Joel Barnard is enthusiastic. "I was real impressed," he says of President Reagan's speech Thursday night. "It made me want to send him a telegram to tell him how much I support him. There are going to be a lot of critics of these cuts. But it's like they say, 'Everybody wants to go to heaven, but nobody wants to die.' "

You might not expect to hear such praise for Reagan's economic program from Joel Barnard, co-owner of the San Marcos Real Estate Co. in this pleasant town of 24,000 about midway between San Antonio and Austin.

His company has suffered through its worst summer in years. High interest rates have dried up the mortgage market, and at noon today the office was filled with agents who had nothing better to do than talk about hard times.

But when the conversation turned from real estate to Reaganomics, the mood in the room changed dramatically.

"I supported this kind of thing a long time ago, before Reagan came into office," says Sherryl McPherson. "I knew we couldn't continue to live in this dream world. I'm willing to give him more time."

These are the voices of Reagan's Main Street, the "heroes" he described in his inaugural address in January as "a special-interest group too long neglected . . . made up of men and women who raise our food, patrol our streets, man our mines and factories, teach our children, keep our homes and heal us when we're sick."

They are the counterpoint to the bears of Wall Street who, the president says he believes, have given up on his program before it takes full effect.

This city gave Lyndon B. Johnson his college degree in 1930, and 50 years later it gave Jimmy Carter a 100-vote victory. But today, the people say they support Reagan. If San Marcos is indicative of other small towns in America, Main Street hasn't given up on Reagan's economics.

People here don't agree with every detail of the president's economic program. Many think the Defense Department could stand deeper cuts than Reagan wants. They don't want basic Social Security benefits tampered with. And there are some warning signs on the horizon. But right now they say they want Reagan to continue on the path he's chosen.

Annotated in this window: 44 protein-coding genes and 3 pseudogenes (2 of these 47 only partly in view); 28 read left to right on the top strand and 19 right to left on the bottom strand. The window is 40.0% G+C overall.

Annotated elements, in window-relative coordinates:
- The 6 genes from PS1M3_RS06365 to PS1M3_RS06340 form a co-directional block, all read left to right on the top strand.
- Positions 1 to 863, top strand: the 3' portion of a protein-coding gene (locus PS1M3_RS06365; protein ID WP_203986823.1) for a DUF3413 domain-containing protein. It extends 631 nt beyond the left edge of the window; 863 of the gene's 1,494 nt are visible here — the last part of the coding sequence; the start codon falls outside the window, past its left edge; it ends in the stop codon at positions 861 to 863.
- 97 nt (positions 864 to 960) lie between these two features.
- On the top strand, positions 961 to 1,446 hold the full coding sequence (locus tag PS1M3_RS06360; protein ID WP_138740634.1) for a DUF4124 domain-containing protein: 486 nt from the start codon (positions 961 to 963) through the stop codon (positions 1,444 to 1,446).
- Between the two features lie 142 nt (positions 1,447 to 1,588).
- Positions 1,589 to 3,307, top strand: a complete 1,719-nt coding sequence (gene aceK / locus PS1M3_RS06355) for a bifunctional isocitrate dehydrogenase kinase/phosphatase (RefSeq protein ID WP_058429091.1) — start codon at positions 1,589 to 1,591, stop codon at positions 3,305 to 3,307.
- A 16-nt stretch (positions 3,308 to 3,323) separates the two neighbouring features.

"I think it's good that he's sticking to his guns," says Margie McClanahan, who works at the Kroll-Marney Pharmacy on the town square. "I back him all the way."

On the other side of the square is Byron Wallace, a visitor from Dallas. "He's tearing 'em up," he says of Reagan. "Everything he's doing I like. We need a little conservatism in this country." He pauses. "But he ought to cut the defense budget a little more."

The feeling seems to be the same almost everywhere in town. Inside Lamar LaCaze's barber shop, half a dozen men are chewing over the program a little after 9 a.m.

"I just hope the country has enough patience to see if it works," says Roger Guthrie, who works at LBJ's alma mater, Southwest Texas State University. "We're all paying for overspending since World War II."

At the university a few blocks away, a group of women in the student aid office are also discussing the speech, and all but one say they support the Reagan program.

"I hope he'll get us out of what we're in," says Beverly Elliott. "I don't think he's the one who did it. It started long ago." Does she believe Reaganomics will work? "You've got to have faith in something," she says.

But one man who's lost faith is James Natal, a custodian at Lamar Middle School on the west side of town, and in his story is a note of caution for the president. Last November he voted for Reagan, but since then he's lost a part-time job because of the budget cuts and he now believes Reagan's "gotten out of hand."

"I don't believe in it," he says of Reaganomics.

Right now, Natal is in the minority, but as more budget cuts take effect, others in San Marcos will feel the pain directly, and in another six months, Main Street could be less patient with the president if the economy hasn't turned around.

As city detective Mario Reyes put it today, "I'm not sure I'd give him as much time as he seems to want."